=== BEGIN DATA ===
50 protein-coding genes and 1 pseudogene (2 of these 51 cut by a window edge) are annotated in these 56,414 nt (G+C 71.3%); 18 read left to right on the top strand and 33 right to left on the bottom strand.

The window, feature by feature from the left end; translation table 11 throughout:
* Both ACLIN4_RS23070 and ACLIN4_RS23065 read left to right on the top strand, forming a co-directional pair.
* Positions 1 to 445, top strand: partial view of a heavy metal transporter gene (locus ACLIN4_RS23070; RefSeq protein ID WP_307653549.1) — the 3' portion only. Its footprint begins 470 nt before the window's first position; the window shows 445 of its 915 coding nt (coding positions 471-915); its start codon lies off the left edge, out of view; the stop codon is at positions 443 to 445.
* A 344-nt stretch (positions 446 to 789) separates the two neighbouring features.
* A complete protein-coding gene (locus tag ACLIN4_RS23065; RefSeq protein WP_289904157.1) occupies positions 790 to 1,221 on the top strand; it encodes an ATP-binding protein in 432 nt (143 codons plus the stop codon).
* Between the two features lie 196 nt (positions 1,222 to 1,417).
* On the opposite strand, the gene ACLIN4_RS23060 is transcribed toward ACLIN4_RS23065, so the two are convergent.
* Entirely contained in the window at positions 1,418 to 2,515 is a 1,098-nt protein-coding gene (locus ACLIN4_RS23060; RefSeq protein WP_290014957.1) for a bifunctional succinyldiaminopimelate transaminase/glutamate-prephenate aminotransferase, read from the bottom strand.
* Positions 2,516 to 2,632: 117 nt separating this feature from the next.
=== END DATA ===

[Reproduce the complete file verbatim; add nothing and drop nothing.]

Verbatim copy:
50 protein-coding genes and 1 pseudogene (2 of these 51 cut by a window edge) are annotated in these 56,414 nt (G+C 71.3%); 18 read left to right on the top strand and 33 right to left on the bottom strand.

The window, feature by feature from the left end; translation table 11 throughout:
* Both ACLIN4_RS23070 and ACLIN4_RS23065 read left to right on the top strand, forming a co-directional pair.
* Positions 1 to 445, top strand: partial view of a heavy metal transporter gene (locus ACLIN4_RS23070; RefSeq protein ID WP_307653549.1) — the 3' portion only. Its footprint begins 470 nt before the window's first position; the window shows 445 of its 915 coding nt (coding positions 471-915); its start codon lies off the left edge, out of view; the stop codon is at positions 443 to 445.
* A 344-nt stretch (positions 446 to 789) separates the two neighbouring features.
* A complete protein-coding gene (locus tag ACLIN4_RS23065; RefSeq protein WP_289904157.1) occupies positions 790 to 1,221 on the top strand; it encodes an ATP-binding protein in 432 nt (143 codons plus the stop codon).
* Between the two features lie 196 nt (positions 1,222 to 1,417).
* On the opposite strand, the gene ACLIN4_RS23060 is transcribed toward ACLIN4_RS23065, so the two are convergent.
* Entirely contained in the window at positions 1,418 to 2,515 is a 1,098-nt protein-coding gene (locus ACLIN4_RS23060; RefSeq protein WP_290014957.1) for a bifunctional succinyldiaminopimelate transaminase/glutamate-prephenate aminotransferase, read from the bottom strand.
* Positions 2,516 to 2,632: 117 nt separating this feature from the next.